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International Business: Levendary Essay

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Updated: Jan 29th, 2020

Outline of the Chosen International Organisation

Levendary Cafe is a fast food chain of restaurants that is headquartered in Denver, in the USA. The company operates in two countries, the USA and China.

Levendary Cafe has a total of 3,500 restaurants. It has adopted a mixture of both standardisation and market adaptation strategies for its global business. In this strategy approach, the company’s subsidiaries in China have been adopting a unique business plan and focus to suit the market needs in some areas, while maintaining the standard practise of Levendary as is done in the USA.

As part of its business foundation, Levendary menu mainly deals in wholesome soups, salads, as well as sandwiches throughout its cafes in America. In addition, the company uses uniform furniture and cafe design for all its restaurants in the USA. While some locations in China emulate this design and plan, some have adopted different furniture design and planning for their cafes.

The global expansion into China was mainly informed by slowing domestic growth. Levendary had failed to register positive growth, particularly in smaller towns located in the South and Midwest within the USA. The choice of China was mooted as a result of the rush by other American fast food brands that were establishing their activities in the market. The company has opened 23 restaurant locations in China, with some directly owned by the company while others are franchises.

The Global Business Environment of the Company

Levendary operates in the fast foods industry. This industry entails a restricted food menu, which provides themselves to techniques of production. The industry players mainly specialise in such products as hamburger, chicken, pizza, as well as sandwiches (Bender, 1995).

The changing lifestyles throughout the world have compelled people to rely more on the convenience of fast foods than do the actual cooking on their own. Although the global financial crisis has affected virtually every business sector, the fast food industry has remained buoyant, posting faster growth and resulting in more fierce competition. Most consumer expenditure is precautious, particularly on food that is cheaper, rather than on luxury restaurants that are expensive (Mashhadi & Ijaz-Ur-Rehman, 2012).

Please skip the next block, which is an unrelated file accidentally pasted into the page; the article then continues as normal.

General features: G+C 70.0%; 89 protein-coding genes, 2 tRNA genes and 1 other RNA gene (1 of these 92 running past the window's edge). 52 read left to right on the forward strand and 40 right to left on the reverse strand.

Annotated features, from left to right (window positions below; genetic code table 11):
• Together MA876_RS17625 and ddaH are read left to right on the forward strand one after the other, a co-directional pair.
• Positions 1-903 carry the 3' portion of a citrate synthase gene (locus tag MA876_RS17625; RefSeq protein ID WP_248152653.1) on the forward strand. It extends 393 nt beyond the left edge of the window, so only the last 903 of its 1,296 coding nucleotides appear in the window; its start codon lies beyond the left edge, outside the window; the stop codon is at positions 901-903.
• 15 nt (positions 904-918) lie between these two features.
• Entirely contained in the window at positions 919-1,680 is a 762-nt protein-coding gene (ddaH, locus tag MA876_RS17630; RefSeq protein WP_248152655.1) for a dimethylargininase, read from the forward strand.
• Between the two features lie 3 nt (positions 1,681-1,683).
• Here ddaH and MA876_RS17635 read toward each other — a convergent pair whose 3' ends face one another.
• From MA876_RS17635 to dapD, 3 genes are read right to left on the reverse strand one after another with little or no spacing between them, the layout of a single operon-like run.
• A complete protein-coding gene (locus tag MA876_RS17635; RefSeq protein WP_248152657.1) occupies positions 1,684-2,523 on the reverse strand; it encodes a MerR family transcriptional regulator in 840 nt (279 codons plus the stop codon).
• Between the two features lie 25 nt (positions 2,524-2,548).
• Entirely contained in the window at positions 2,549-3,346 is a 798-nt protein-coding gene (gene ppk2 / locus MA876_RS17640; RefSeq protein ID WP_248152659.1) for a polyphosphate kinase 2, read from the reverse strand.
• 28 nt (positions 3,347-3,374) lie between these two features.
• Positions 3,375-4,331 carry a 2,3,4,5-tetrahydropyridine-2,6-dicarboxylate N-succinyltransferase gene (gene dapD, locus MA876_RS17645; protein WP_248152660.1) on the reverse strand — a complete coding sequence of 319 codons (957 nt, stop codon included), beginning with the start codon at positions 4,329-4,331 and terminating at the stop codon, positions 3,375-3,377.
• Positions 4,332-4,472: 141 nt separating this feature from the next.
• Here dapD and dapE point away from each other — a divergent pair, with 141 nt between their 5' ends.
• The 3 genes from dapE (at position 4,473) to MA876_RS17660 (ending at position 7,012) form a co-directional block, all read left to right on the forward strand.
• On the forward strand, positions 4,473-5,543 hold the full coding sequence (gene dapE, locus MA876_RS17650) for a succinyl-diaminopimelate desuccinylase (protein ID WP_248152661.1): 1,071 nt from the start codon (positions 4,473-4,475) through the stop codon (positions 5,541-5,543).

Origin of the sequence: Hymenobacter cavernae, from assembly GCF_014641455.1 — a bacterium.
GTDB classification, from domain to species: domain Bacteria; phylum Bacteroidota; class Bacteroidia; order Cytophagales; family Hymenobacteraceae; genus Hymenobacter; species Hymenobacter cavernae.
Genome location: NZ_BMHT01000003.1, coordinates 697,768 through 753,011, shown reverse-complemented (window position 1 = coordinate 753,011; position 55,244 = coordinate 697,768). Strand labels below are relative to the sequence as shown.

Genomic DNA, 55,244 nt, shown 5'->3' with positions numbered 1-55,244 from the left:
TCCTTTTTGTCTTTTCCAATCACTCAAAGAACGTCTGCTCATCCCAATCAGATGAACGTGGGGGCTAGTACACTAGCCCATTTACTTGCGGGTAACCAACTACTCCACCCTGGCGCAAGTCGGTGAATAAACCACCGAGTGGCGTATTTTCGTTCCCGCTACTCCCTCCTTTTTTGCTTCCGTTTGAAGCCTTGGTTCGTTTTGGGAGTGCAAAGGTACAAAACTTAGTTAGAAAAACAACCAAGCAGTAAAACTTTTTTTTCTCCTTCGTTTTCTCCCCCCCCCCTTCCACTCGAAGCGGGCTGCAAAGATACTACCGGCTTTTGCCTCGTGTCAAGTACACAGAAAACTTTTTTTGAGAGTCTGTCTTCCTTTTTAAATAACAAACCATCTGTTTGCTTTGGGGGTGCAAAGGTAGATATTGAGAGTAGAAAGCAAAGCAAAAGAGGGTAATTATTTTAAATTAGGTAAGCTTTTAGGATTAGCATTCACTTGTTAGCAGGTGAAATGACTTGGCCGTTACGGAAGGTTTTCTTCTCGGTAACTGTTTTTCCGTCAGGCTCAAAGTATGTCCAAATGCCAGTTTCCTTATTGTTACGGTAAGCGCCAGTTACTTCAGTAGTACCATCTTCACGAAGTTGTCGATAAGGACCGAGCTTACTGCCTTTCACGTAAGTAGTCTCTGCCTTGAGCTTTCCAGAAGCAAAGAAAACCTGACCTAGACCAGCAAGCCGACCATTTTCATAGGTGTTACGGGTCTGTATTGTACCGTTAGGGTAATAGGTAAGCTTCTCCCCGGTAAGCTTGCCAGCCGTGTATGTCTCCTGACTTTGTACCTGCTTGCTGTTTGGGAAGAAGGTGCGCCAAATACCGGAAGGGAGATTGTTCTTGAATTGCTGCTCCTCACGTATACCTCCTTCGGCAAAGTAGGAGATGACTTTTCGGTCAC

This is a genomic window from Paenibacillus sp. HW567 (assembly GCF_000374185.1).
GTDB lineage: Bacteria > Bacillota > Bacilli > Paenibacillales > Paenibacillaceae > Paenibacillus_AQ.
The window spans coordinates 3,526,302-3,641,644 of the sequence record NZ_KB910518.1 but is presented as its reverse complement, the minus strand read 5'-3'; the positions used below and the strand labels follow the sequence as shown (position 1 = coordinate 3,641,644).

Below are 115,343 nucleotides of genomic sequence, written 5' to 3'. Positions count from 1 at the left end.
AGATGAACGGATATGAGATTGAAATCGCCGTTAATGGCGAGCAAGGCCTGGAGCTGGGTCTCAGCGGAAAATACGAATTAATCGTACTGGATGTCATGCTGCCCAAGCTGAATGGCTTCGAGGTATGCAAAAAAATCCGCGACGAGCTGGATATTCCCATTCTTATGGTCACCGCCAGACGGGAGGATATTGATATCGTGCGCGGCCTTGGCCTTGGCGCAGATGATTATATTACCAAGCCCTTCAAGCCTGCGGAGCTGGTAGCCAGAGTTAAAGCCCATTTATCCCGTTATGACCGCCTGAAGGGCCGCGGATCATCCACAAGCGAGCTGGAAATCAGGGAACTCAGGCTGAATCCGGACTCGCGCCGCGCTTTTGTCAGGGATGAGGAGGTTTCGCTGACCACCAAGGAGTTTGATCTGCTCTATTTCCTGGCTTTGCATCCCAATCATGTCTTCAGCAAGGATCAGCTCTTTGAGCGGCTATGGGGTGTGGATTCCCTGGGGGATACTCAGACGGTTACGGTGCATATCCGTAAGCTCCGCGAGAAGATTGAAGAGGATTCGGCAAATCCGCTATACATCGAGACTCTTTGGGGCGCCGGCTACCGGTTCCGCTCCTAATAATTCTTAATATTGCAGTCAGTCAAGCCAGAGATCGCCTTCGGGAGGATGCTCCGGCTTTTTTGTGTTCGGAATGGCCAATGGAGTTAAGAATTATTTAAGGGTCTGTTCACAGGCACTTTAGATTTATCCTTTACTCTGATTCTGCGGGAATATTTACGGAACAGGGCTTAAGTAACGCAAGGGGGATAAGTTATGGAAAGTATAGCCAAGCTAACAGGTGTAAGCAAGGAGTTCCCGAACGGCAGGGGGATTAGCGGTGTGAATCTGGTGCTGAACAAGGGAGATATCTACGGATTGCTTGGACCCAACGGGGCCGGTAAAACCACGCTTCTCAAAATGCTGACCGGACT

According to Sipahi (2010), China has the world’s fifth largest consumption rate as far as the fast food industry is concerned. The market has been registering phenomenal growth within the sector, with its compounded growth rate annually exceeding 25%. The fast growing middle class in China, compounded with the country’s surging disposable income is particularly the main fuelling agent of the high growth rate in the sector.

The UK fast food stores have also been on the rise, particularly during the recession period. For instance, Subway, which is a UK fast-food chain, increased the number of its outlets by 25.9% to have a total of 734 restaurants in 2009. Another outlet, Domino’s, expanded by 19.8% to have the number of its restaurants rise to 260.

Eat, a fast food chain of restaurants, grew by 17.8% during the same period to expand the number of its outlets to 86 (Sipahi, 2010). With the positive growth within the UK fast food industry, a move by Levendary Cafe to establish its activities in the country would result in higher profitability and fast-paced growth for the company.

The fast food industry is particularly reliant on the franchising model as a strategy for growth and expansion of its business (Chaudhuri, Ghosh, & Spell, n.d.). Fast food restaurant brands, such as the McDonalds and KFC, have expanded throughout the world to serve the global fast food industry mainly by way of franchising.

The strategy entails independent business enterprises in foreign markets adopting the strategy of a fast food chain, including its brand names, restaurant design, as well as furniture style, and menu offerings. The franchisee pays royalties for using the brands’ structures and model, but runs the business as a private entity. Franchising helps businesses to gain entry easily into foreign markets, while also permeating for customisation in order to enhance business performance.

Main Competitors

Competition within the global fast food industry has increased in intensity in the recent years. This is attributable to the removal of market barriers, as well as trade restrictions, thus making internationalisation smoother for the leading firms. McDonald’s is the world’s leading fast food chain.

The brand had 31,967 restaurants worldwide in 2008, with 56% of the restaurants being based in foreign markets while the remainder are in the USA. In China alone, McDonald’s had up to 1,021 restaurants, thus making it the company’s leading market in the world in 2008 (Christian & Gereffi, 2010).

Yum! Brands comprises of several smaller brands, including Pizza Hut, KFC, Long John Silver, Taco Bell, as well as A&W. The brand had in 2008 opened up 36,000 units in at least 110 countries. The KFC brand is the strongest under the flagship, with more than 10,327 units throughout the world.

Mainland China had a total of 2,497 KFC units by 2008 within the country. Pizza Hut’s operation in India, for instance, straddles across 34 cities and with 120 functional stores. India is an important global fast food market basing on its huge population size and the fast rate for expansion (Christian & Gereffi, 2010).

Biggest Challenges